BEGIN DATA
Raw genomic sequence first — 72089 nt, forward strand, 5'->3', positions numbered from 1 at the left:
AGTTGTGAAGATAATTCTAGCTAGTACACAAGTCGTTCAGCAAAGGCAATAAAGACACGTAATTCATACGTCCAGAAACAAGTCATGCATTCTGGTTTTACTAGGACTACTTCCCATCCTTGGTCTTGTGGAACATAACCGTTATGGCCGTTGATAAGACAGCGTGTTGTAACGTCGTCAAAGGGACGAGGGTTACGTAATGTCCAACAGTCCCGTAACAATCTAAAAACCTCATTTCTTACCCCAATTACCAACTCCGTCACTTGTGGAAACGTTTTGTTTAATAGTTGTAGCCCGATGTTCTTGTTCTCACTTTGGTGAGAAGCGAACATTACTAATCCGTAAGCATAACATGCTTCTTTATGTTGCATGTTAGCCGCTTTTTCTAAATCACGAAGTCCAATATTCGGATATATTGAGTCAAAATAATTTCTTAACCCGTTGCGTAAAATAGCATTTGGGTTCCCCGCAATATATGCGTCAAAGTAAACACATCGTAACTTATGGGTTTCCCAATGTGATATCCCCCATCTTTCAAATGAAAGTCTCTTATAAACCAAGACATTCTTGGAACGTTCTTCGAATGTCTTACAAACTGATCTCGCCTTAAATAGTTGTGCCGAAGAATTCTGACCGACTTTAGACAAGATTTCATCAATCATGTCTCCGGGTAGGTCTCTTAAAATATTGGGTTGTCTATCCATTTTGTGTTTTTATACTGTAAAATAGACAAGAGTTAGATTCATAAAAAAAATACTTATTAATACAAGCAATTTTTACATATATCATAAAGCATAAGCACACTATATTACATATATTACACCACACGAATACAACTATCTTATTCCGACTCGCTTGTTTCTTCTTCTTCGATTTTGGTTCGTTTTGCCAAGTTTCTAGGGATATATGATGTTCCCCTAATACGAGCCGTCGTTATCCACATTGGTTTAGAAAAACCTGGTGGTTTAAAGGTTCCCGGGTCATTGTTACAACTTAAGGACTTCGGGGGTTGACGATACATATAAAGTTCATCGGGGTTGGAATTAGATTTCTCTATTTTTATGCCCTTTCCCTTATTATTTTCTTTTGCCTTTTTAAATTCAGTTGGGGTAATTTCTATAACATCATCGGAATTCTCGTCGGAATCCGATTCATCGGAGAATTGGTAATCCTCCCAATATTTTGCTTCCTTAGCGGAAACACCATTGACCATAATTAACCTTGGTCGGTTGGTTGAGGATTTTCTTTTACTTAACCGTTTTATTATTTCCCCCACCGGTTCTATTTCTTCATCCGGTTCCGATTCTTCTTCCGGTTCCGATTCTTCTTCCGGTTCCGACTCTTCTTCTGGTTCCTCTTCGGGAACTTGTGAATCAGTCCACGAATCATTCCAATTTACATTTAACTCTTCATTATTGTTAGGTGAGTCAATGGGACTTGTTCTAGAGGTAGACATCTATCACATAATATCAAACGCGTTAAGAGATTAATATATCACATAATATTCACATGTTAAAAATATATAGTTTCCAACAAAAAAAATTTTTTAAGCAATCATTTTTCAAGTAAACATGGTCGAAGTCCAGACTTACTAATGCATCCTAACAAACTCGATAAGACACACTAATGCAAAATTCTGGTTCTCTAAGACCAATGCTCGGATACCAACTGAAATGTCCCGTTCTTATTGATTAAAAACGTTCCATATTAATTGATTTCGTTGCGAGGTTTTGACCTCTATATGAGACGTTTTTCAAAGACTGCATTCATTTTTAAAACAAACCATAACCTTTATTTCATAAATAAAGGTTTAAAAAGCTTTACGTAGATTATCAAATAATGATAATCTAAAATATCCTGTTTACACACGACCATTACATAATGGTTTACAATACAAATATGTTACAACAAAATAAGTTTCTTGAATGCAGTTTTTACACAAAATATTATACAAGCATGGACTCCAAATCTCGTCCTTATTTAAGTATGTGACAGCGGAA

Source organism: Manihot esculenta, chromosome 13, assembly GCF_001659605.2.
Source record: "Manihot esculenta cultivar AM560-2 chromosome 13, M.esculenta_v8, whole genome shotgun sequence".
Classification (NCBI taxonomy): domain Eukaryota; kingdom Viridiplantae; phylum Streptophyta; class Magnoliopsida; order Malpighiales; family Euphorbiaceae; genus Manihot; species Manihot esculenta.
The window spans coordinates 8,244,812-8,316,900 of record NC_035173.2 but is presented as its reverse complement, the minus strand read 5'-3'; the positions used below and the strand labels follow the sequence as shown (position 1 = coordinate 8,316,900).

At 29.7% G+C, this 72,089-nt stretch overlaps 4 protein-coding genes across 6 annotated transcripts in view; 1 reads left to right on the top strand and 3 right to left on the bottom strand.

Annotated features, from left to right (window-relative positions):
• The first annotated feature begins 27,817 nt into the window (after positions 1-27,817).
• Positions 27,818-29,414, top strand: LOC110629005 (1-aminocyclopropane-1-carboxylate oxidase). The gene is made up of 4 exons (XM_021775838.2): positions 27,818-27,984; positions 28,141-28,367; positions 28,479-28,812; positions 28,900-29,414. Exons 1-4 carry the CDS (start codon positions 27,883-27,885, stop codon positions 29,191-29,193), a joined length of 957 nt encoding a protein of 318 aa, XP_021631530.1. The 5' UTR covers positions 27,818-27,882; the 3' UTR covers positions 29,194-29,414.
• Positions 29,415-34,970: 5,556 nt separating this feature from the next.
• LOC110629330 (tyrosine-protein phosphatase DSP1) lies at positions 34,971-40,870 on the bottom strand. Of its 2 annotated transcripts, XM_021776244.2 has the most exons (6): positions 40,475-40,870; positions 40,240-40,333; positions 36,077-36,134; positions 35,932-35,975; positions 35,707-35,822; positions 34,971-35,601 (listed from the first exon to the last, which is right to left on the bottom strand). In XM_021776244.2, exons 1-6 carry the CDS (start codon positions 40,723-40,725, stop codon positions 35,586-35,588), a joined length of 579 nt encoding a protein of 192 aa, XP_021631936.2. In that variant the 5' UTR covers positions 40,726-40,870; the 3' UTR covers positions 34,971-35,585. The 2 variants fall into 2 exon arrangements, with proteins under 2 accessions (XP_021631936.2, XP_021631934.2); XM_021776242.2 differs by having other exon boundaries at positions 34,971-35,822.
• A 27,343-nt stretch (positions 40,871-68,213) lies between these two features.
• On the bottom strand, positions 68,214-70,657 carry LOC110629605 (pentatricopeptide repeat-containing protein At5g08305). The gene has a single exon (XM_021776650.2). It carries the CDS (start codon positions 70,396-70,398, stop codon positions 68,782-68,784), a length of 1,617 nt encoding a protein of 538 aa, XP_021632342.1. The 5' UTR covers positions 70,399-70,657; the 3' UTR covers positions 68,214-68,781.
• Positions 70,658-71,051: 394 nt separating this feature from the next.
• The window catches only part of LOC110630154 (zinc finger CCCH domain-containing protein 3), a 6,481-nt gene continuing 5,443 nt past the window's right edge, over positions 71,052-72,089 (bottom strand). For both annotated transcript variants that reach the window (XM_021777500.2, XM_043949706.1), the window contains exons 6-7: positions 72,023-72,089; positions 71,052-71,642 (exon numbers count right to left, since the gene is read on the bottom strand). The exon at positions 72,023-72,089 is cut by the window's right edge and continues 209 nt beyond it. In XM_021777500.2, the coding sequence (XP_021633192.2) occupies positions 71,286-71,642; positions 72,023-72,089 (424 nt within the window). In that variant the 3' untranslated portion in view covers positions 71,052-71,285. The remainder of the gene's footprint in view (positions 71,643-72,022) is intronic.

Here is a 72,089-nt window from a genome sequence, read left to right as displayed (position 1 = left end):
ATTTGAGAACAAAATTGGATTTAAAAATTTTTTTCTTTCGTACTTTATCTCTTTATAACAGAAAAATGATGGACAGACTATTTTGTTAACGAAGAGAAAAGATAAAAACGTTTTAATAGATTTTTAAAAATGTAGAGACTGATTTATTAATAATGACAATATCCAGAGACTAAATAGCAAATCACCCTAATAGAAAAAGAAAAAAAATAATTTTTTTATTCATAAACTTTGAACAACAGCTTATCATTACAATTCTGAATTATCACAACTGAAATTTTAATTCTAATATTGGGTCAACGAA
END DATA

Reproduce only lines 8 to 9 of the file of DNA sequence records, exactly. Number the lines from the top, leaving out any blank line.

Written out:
Annotated features, from left to right (window-relative positions):
• The first annotated feature begins 27,817 nt into the window (after positions 1-27,817).